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nmbugs Offline

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Post: #13
RE: TMJ or Tempero Mandibular Joint problems
(12-03-2013 07:26 PM)ThatOtherGuy Wrote:  So my second question to the community is have others found in the initial stages of use that they woke with tension headaches that disappeared soon after getting up and over time did the problem go away?

Any assistance or other ideas would be appreciated.
Thanks

I had TMJ surgery back in 1993 (mandibular osteotomy) and prior to the surgery I had daily horrible migraines. I started waking up with horrible headaches again almost a year ago. I was having other symptoms too (shortness of breath/chest pains) but every morning I woke up with a killer headache.

First thing the doctors found out was my oxygen was dropping when I would walk around. Then at my sleep study that found out I was desaturating to 69%. So it wasn't my TMJ that was causing my headaches this time around it was my oxygen starved brain screaming at me. I wasted a lot of time/delayed treatment blaming it on my good ole TMJ flaring up again.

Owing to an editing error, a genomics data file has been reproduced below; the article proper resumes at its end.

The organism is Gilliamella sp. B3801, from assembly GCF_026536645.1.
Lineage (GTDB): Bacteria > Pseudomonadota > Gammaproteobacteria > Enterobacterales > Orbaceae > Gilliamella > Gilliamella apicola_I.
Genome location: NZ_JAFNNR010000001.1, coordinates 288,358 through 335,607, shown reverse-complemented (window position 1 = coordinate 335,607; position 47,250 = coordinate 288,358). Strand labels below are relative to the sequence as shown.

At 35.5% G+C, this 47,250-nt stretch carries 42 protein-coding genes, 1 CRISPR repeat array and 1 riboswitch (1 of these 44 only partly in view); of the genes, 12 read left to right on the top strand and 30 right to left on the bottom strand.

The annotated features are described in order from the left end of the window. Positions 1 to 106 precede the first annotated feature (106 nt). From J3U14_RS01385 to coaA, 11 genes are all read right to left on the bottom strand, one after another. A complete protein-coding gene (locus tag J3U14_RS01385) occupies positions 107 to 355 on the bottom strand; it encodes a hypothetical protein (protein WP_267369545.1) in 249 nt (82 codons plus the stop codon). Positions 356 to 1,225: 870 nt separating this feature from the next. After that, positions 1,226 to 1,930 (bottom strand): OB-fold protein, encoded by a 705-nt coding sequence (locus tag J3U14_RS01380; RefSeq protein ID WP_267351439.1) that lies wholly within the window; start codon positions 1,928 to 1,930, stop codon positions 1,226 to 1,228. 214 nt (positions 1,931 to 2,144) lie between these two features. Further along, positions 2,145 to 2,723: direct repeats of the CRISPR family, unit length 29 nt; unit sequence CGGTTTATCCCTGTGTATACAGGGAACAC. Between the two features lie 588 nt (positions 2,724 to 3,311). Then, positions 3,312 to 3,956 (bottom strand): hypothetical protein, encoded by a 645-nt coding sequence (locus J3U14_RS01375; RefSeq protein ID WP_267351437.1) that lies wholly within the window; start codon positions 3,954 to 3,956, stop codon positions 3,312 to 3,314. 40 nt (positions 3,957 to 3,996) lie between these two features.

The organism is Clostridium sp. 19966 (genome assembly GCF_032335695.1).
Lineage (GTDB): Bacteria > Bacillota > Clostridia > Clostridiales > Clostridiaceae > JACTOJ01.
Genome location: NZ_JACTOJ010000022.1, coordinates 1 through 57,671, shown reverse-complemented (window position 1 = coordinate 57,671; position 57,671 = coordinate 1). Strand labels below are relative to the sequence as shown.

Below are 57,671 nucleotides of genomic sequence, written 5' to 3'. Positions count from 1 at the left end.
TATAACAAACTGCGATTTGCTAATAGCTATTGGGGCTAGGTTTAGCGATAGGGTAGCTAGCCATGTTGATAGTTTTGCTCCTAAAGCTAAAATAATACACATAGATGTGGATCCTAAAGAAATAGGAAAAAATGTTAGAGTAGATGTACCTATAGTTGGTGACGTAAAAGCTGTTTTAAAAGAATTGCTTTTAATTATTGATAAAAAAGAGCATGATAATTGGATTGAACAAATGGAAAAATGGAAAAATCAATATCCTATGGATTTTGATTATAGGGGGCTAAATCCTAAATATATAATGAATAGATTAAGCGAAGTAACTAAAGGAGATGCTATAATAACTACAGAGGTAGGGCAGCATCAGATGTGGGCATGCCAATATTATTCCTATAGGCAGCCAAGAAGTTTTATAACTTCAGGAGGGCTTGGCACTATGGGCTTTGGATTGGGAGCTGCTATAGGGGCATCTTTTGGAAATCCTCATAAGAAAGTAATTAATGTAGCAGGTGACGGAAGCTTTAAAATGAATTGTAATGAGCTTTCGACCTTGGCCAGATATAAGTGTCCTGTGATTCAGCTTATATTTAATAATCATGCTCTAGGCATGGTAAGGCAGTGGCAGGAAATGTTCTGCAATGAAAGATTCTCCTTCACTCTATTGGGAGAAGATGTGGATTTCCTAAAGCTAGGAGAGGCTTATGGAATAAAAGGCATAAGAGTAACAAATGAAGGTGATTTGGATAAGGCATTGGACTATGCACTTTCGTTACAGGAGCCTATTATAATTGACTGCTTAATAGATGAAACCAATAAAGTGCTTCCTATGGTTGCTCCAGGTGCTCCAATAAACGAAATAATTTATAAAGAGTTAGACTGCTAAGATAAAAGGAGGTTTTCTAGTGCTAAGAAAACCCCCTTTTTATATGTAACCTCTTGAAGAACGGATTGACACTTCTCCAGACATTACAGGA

Not sure if this is happening with you, but you may want to see what your saturations were during your study. Do you think you are clenching/grinding your teeth trying to keep your mouth closed? I worked in dentistry for many years for both oral surgeons and DDS (both clinical and as manager Big Grin ). I can see how those oral appliances they use to treat apnea can mess with a person's TMJ but I am not sure how a cpap can, unless again, if the cpap is causing you to grind/clench your mouth to keep it closed. Either way discuss it with your doctor and see what he/she has to say. I would be interested to see what they think.